We are reassured. Firstly, because we feel that we were right to tackle the issue the way we did. Secondly, because more and more people are getting involved. And finally, because we are managing to convince a growing number of companies that things can be seen from a different perspective. They realise that sustainability is not just a question of communication, and that it is closely linked to their long-term survival.

Looking ahead, we know that we will keep developing – we have adapted the concept for use in nine countries. Back in July, we created, with Thierry Hommel, the Planetworkshops’ Institute, which works on potential contestation or controversy issues that could threaten companies that do not take them into account.

It’s a question of anticipation in order to insure durability.

The rules have changed in economic, social and environmental terms: firms need to realise that and integrate it into their reflexion and strategy. We have both corporate and academic & scientific networks worldwide, and have decided to connect them, along with Civil Society: it gives us the ability to analyse the potential contestation issues, to identify the actors that could help solve them and to actually prevent the problem. The Institute’s role is to anticipate: it is obvious that companies can no longer settle in a country in their own way. They have to secure a growing number of parameters to ensure their own permanence in these new markets, and we help them do that.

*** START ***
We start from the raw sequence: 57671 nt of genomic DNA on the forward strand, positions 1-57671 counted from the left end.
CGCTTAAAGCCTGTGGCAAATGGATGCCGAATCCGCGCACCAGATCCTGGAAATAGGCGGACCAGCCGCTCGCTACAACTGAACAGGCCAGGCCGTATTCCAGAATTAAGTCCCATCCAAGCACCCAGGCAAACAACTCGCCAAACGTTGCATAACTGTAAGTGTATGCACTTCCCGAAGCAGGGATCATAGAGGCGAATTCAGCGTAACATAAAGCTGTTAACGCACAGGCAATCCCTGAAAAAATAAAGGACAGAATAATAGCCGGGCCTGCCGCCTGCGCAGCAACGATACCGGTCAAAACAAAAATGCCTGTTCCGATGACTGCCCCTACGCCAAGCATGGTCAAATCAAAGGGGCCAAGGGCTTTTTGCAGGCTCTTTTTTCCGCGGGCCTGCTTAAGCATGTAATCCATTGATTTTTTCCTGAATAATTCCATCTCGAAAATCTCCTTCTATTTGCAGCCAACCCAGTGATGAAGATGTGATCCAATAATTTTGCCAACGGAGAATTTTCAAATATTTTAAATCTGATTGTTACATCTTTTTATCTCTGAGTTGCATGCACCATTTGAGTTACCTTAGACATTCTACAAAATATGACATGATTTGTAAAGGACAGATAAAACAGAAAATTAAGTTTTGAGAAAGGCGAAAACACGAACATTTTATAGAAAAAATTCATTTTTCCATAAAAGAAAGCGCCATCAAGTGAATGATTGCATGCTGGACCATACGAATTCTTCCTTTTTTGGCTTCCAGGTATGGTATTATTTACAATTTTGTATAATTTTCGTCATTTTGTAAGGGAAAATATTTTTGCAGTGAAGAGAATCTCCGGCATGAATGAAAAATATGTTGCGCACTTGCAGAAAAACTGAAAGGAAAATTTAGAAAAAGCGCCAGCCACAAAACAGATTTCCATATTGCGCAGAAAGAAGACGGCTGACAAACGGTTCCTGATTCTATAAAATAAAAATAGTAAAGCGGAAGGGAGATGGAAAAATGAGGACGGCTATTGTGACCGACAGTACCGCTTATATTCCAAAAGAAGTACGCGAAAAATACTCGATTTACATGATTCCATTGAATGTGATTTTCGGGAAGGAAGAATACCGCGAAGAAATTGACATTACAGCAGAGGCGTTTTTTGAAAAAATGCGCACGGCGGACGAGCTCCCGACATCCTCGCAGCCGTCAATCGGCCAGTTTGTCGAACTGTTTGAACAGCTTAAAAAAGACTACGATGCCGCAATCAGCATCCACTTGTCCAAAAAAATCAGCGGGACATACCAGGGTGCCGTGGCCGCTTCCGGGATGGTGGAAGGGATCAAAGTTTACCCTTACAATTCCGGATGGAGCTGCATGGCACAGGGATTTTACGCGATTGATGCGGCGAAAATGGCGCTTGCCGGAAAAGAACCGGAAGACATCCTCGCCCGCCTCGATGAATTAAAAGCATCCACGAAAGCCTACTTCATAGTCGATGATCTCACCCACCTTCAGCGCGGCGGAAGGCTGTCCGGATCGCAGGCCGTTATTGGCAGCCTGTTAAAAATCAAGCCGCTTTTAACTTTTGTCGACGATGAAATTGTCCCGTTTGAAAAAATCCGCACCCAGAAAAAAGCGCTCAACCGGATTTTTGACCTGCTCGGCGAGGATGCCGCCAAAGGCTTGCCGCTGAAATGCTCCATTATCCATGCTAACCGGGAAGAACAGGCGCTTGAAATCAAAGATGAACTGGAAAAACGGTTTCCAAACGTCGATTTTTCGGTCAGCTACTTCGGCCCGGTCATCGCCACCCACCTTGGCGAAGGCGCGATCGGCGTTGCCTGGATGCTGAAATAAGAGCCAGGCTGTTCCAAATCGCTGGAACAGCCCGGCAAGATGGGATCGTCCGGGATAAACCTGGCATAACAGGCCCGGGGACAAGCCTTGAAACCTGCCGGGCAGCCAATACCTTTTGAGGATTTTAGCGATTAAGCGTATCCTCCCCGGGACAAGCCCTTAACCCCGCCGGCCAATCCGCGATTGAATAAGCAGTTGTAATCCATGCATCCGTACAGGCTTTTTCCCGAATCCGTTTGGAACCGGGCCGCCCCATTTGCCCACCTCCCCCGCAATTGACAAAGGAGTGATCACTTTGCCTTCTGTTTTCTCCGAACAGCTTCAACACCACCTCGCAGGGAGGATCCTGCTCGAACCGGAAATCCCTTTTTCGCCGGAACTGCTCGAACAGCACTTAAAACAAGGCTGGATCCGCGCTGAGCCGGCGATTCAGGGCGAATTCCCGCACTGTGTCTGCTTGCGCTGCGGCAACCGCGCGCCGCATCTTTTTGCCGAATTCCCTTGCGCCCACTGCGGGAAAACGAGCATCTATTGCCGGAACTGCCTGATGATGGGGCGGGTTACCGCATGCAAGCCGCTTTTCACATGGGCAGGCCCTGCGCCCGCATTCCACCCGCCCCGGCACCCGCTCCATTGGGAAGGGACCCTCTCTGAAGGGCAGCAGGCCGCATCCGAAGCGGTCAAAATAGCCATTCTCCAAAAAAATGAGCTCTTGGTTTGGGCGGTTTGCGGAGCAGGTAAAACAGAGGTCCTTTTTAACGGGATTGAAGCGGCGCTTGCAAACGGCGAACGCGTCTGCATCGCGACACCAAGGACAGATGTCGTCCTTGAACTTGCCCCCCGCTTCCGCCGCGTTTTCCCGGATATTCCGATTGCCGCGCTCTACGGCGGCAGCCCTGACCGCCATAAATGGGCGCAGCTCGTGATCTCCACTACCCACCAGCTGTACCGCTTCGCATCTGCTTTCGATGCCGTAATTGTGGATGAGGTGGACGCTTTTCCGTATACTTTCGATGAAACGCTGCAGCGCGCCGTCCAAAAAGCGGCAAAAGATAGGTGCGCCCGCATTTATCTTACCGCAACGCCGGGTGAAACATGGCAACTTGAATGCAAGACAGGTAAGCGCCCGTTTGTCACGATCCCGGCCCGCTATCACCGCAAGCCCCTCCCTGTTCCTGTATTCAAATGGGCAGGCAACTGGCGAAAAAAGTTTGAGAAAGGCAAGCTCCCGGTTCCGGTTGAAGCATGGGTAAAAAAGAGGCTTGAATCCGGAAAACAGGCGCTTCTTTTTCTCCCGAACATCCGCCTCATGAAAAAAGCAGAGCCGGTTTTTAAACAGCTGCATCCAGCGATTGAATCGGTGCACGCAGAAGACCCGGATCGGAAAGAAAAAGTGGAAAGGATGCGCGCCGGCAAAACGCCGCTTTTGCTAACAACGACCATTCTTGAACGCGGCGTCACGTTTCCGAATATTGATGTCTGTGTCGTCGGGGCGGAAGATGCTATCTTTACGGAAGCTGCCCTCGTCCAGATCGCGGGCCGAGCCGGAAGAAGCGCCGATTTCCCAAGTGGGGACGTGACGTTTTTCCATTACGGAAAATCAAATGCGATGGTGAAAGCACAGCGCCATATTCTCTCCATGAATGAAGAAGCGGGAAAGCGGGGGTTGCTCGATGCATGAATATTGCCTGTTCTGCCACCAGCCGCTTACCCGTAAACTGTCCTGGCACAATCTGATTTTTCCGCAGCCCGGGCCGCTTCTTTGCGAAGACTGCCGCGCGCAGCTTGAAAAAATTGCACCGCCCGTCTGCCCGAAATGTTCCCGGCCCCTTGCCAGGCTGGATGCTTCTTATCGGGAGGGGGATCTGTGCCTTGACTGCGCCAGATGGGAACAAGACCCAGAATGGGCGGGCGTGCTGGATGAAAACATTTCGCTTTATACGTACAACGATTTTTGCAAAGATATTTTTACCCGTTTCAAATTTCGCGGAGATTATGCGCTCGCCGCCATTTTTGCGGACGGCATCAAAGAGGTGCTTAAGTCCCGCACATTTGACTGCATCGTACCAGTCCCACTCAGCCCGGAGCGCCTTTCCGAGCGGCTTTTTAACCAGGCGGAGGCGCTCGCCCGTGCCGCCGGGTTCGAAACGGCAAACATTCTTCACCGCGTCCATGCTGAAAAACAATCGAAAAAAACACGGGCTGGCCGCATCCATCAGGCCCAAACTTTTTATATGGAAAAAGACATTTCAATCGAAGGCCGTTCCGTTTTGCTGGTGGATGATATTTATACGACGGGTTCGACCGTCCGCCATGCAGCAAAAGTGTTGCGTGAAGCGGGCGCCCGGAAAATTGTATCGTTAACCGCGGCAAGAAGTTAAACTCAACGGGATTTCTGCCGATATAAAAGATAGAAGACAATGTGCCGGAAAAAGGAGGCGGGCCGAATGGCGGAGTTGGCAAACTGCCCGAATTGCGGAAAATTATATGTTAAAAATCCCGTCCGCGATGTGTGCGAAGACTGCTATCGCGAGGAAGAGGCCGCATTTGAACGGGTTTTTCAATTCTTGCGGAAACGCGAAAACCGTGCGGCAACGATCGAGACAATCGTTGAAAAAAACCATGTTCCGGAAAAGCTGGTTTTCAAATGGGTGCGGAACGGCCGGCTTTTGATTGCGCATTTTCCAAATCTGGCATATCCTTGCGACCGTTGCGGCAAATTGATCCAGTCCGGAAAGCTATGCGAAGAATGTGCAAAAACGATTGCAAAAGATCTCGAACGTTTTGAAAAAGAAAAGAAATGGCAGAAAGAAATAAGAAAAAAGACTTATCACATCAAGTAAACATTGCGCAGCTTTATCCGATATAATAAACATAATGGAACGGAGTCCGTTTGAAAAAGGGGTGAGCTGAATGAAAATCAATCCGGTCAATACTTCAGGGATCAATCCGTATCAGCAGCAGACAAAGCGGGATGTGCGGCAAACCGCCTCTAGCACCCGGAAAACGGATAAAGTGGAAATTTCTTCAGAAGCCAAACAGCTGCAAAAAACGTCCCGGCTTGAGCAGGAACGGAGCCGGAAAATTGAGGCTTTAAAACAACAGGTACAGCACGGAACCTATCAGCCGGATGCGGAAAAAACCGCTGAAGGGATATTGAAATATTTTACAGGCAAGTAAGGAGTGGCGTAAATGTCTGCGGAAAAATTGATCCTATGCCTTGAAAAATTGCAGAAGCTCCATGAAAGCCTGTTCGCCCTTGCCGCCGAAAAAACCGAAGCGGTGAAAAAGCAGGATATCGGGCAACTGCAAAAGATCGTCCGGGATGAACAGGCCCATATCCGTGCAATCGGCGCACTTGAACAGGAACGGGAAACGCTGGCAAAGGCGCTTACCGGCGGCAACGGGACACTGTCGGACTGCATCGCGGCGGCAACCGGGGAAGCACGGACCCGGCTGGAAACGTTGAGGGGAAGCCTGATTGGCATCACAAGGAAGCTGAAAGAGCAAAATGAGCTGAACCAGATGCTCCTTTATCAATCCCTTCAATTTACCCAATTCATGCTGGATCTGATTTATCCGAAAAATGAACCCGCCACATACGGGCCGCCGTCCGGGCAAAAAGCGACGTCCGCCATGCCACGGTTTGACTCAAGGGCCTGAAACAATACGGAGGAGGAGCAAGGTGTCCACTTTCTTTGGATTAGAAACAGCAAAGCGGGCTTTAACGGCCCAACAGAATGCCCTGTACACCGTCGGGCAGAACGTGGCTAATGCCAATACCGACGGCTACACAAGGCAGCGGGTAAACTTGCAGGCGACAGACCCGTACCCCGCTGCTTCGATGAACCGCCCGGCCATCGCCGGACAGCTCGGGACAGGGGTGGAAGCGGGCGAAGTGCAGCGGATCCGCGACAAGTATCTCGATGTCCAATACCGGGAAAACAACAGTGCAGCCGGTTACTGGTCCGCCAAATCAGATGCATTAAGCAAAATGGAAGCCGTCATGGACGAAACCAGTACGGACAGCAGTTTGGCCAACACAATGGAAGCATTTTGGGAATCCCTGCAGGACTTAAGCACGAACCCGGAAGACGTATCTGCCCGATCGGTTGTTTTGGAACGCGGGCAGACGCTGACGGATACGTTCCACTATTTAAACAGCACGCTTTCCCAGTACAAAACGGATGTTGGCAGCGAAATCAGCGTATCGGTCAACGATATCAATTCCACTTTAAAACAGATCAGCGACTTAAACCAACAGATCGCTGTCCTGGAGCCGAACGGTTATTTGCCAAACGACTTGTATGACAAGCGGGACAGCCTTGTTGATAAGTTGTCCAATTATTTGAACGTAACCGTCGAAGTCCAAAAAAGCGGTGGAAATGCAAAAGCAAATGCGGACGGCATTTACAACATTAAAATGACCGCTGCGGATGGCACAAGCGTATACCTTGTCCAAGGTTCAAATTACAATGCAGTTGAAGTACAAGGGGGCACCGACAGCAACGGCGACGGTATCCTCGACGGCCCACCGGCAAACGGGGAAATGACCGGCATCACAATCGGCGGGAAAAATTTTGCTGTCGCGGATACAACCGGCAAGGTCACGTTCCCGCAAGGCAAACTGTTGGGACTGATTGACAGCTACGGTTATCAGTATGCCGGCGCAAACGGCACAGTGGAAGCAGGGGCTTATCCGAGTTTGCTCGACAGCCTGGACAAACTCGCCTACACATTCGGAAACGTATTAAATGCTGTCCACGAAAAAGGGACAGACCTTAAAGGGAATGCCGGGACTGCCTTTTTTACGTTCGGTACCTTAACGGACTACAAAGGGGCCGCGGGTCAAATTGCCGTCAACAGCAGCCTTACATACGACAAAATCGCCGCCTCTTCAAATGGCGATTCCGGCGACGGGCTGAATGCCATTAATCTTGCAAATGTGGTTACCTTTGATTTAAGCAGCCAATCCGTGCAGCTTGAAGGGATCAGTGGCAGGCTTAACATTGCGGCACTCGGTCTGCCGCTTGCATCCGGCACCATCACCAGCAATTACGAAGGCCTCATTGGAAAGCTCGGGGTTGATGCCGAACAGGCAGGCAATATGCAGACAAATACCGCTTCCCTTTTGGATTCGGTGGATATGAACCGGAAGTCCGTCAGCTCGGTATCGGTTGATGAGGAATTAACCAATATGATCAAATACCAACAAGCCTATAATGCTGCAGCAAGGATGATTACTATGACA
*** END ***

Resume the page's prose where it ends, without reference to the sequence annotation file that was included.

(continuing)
Finally, one of our goals is of course to keep doing what we do, more and more efficiently, and to keep connecting networks and people from all over the world.

 

Precisely, how did you go from 70 participants to over 900 now? How did you go about reaching so many people?

We reach them with faith, energy and an incredible team. When you have faith in something, it spreads. The people who are here come here because they want to share something. That is our richness.

(Photo from http://www.ledauphine.com)